Sensing Culture has been a three-year multi-partner project with the Royal National Institute of Blind People (RNIB) as the lead partner, and funded by £438,900 from the Heritage Lottery Fund (HLF) with one mission at its heart – to remove the barriers that prevent blind and partially sighted people (BPS) from accessing their heritage.
It was born from an identified need within access organisations’, as well as the heritage sector atlarge, that more could and should be done to facilitate good museum experiences for people who experience sight loss.
Working with blind and partially sighted audiences to open up heritage at museums, landmarks, archives and collections.
The aims of Sensing Culture were to:
- Enable project partners to provide and promote exemplar services to open-up collections and increase sustainable heritage learning opportunities for blind and partially sighted (BPS) people. This was to be done via:- Training and development of skills for staff and volunteers
– Enabling blind and partially sighted staff and volunteers to act as ambassadors and mentors
– Creating a network of professionals to collaborate, share experiences and efficiencies, and learn from each other
- Increase heritage learning opportunities for blind and partially sighted people, enabling them and volunteers to independently learn about and access their heritage.
- Enable blind and partially sighted visitors and project participants to take part in activities to influence change by being involved in local heritage decision making and learning networks.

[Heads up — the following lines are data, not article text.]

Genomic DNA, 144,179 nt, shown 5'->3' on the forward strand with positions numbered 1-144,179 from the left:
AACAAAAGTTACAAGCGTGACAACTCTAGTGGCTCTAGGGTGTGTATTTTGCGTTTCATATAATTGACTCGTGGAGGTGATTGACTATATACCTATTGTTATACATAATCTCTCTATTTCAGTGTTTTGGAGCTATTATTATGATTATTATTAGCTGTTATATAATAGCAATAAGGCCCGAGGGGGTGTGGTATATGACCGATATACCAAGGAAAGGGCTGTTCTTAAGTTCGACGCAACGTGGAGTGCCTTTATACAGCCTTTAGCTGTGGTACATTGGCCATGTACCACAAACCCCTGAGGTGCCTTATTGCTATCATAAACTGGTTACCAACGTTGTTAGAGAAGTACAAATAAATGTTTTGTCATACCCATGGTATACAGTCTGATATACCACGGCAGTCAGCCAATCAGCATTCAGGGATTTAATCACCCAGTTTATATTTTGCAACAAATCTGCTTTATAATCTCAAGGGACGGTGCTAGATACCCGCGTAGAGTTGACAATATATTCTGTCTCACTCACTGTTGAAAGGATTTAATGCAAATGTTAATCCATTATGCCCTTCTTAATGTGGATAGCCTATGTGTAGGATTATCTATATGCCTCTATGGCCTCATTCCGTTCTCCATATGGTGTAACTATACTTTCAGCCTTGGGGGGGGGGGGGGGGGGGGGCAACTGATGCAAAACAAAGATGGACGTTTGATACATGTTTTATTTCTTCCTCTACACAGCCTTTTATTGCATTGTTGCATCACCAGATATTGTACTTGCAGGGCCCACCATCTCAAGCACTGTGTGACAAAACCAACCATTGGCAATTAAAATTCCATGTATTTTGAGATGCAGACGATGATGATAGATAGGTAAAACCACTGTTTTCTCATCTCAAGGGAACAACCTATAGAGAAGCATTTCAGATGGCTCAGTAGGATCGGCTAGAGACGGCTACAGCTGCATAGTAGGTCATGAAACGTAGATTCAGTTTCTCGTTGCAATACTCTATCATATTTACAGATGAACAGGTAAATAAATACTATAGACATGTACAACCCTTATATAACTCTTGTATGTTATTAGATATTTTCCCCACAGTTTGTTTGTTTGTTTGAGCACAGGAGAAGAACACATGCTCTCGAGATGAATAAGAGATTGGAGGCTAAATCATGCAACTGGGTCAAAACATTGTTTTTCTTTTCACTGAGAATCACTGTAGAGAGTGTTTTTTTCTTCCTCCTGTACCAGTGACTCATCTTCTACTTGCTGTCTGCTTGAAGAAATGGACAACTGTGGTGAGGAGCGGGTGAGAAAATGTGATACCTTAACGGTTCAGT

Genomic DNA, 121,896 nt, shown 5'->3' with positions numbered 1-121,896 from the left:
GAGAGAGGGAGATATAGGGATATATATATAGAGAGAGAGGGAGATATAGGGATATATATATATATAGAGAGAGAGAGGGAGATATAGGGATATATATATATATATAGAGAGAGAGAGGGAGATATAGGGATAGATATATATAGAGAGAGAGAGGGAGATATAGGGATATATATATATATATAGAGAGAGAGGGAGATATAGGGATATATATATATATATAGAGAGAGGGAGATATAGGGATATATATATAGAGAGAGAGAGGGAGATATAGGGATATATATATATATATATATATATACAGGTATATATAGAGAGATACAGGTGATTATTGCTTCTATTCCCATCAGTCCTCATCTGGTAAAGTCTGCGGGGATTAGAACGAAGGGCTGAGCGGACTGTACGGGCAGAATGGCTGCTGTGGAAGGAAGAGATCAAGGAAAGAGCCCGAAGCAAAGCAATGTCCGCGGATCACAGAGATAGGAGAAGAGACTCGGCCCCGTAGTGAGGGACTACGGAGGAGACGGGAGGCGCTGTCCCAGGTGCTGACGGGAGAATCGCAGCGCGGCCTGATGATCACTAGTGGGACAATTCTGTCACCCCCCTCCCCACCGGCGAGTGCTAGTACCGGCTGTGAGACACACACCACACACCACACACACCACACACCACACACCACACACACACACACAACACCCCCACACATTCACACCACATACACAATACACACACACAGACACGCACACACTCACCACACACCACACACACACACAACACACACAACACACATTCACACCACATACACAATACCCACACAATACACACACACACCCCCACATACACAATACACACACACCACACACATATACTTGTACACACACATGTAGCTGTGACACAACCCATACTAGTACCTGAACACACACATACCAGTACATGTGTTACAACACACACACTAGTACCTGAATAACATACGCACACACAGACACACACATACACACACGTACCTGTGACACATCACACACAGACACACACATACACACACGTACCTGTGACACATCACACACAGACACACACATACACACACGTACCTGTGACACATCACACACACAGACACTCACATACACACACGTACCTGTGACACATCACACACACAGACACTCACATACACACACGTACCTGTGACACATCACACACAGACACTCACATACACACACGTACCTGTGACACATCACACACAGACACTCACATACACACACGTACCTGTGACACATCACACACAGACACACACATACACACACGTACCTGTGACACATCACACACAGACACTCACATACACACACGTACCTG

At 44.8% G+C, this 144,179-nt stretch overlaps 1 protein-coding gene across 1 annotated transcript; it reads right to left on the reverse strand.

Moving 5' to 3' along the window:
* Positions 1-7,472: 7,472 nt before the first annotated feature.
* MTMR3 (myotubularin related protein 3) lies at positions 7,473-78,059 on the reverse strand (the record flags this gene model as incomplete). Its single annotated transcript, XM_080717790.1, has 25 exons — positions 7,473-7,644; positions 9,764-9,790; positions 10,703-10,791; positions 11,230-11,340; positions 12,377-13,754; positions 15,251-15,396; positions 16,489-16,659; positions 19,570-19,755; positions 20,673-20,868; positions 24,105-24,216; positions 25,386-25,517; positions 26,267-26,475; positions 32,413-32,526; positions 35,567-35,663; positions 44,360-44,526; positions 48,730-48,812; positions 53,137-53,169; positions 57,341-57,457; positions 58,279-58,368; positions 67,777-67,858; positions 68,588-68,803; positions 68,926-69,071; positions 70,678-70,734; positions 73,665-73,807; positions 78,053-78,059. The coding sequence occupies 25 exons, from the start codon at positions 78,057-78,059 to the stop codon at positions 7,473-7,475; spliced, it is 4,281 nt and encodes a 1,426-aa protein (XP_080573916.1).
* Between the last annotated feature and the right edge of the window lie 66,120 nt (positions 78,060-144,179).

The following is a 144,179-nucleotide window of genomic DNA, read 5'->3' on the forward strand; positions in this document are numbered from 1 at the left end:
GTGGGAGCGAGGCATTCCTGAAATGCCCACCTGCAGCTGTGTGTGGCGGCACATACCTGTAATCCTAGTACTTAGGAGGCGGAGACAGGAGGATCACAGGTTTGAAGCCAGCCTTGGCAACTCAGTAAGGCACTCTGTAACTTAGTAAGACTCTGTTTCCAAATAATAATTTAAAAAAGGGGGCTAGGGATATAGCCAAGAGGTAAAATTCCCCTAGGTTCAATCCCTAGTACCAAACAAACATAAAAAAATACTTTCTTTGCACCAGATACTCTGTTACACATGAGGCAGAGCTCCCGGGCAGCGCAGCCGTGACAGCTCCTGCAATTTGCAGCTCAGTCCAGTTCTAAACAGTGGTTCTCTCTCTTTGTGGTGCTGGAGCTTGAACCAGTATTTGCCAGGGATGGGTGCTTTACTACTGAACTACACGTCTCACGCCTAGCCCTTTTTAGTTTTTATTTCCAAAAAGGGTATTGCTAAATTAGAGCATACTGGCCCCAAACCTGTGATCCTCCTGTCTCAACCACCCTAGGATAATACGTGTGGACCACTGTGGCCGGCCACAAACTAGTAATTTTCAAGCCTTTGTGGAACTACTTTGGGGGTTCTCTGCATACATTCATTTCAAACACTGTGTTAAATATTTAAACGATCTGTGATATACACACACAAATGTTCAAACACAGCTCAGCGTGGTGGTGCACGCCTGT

- Improve blind and partially sighted people’s experience of heritage, encouraging and providing access for those who are not currently prepared or able to visit, and to facilitate the learning of new skills relating to it.
- Support staff and volunteers in working with blind and partially sighted participants, using an innovative approach to engage with the blind and partially sighted community and make more effective use of volunteers.
Over the three years, four main partner organisations’ worked with their sites and collections in new and innovative ways – building bridges to blind communities and to ‘learn by doing’ within their sites so that learning could be shared more widely to the benefit of all.
- Canterbury City Council Museums & Canterbury Cathedral / Beaney House of Art and Knowledge
- Oxford University Museums and Collections / Museum of Natural History
- Arthur Conan Doyle Collection, The Richard Lancelyn Green Bequest (Portsmouth City Council)
- Sussex Archaeological Society / Lewes Castle
Sensing Culture brought the partners together under the umbrella of one project title, led and advised by RNIB, to work with their sites and collections in new and innovative ways – building bridges to blind communities and to ‘learn by doing’ within their sites so that learning could be shared more widely to the benefit of all. This website provides a snapshot of the project learning and aims to inspire others to explore what can be done within their own context.